This article is an analysis of Rifaʿa al-Tahtawi’s (d. 1873) idea of Egyptian nationhood (al-umma al-miṣriyya) and key attendant concepts such as civilization (tamaddun), progress (taqaddum), homeland (waṭan), and citizen (waṭanī). I aim to move beyond the prevailing trends in the historiography of al-Tahtawi, which judge his political thought on its proximity to the work French Enlightenment authors whose work he studied in Paris. Instead, I foreground al-Tahtawi’s participation in the overlapping conversations that make up the Islamic tradition and use this article to make two main points. First, I argue that al-Tahtawi’s conceptualization of nationhood was an attempt to re-imagine a role for the Muslim community in political life, from which it had been excluded, and ground Muslim political theory and practice within the normative Islamic framework, rather than just a response to his encounters with French “modernity.” Second, I argue that al-Tahtawi’s contributions to both the conversations of his immediate and those of his tradition were underpinned by a shift in his generation’s horizon of expectations, or rather, the shared assumptions through which they read, or received, the conversations of their tradition. Underpinning this shift was the redefinition of time as progress, specifically the progress of the nation. This argument has wider implications for our understanding of the contemporary Islamic tradition. If we follow Samira Haj and conceptualize the Islamic tradition as a framework for inquiry rather than a set of doctrines, then we should recognize that al-Tahtawi and his peers’ new concern for the future, or more specifically the futurity, of the nation represented a key addition to this framework.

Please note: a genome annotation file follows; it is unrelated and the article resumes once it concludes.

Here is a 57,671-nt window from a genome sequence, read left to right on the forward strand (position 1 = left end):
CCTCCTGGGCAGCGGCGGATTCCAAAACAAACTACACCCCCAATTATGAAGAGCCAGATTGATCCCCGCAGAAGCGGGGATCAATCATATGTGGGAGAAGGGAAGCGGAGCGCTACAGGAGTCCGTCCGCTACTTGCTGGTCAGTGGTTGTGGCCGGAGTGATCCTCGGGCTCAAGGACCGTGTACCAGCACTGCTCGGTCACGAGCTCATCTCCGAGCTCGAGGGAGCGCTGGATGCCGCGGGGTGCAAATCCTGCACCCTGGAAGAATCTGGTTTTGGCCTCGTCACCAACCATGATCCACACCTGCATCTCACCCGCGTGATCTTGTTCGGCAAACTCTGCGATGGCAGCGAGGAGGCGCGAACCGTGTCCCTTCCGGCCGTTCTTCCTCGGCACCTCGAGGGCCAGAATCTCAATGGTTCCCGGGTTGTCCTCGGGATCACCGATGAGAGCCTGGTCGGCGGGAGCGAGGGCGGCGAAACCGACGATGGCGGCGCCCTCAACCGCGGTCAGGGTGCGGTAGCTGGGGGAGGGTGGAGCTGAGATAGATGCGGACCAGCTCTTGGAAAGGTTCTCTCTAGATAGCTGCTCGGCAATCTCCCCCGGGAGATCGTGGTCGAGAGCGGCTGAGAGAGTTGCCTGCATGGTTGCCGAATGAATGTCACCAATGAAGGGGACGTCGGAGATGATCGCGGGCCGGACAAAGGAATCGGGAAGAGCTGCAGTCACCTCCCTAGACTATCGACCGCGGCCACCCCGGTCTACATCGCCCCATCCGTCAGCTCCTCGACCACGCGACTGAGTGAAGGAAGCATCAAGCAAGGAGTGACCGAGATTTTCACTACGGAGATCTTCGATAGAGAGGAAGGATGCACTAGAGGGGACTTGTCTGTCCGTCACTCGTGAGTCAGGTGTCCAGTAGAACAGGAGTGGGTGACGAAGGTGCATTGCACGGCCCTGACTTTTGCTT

|Number of pages||26|
|Journal||American Journal of Islamic Social Sciences|
|Publication status||Published - 29 Nov 2017|
- Islamic law